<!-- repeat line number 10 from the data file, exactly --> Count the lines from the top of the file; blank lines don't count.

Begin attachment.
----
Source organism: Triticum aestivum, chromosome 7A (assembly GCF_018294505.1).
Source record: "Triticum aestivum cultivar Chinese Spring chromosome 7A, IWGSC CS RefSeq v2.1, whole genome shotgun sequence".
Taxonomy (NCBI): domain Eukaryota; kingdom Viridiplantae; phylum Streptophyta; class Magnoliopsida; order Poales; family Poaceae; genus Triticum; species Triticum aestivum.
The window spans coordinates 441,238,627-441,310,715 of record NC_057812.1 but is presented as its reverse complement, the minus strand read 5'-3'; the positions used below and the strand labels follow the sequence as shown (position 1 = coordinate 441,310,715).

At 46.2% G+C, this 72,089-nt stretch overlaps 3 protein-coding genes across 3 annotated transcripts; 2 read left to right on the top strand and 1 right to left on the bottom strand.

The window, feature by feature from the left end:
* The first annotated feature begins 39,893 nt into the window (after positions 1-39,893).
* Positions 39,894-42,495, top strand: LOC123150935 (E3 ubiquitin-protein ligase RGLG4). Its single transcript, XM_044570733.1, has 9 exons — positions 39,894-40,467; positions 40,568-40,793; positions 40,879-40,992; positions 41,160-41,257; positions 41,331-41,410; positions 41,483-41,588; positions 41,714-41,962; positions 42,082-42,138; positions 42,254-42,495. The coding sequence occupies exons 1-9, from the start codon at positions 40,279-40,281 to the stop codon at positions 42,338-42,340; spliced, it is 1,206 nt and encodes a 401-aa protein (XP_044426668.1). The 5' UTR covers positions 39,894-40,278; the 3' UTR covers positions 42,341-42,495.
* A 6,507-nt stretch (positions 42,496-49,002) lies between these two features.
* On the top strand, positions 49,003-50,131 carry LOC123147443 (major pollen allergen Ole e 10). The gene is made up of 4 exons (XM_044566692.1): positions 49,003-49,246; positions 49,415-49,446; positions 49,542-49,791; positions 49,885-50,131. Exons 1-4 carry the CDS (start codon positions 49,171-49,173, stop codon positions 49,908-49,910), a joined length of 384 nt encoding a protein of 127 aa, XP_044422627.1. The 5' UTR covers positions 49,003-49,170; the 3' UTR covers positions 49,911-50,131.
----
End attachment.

* On the top strand, positions 49,003-50,131 carry LOC123147443 (major pollen allergen Ole e 10). The gene is made up of 4 exons (XM_044566692.1): positions 49,003-49,246; positions 49,415-49,446; positions 49,542-49,791; positions 49,885-50,131. Exons 1-4 carry the CDS (start codon positions 49,171-49,173, stop codon positions 49,908-49,910), a joined length of 384 nt encoding a protein of 127 aa, XP_044422627.1. The 5' UTR covers positions 49,003-49,170; the 3' UTR covers positions 49,911-50,131.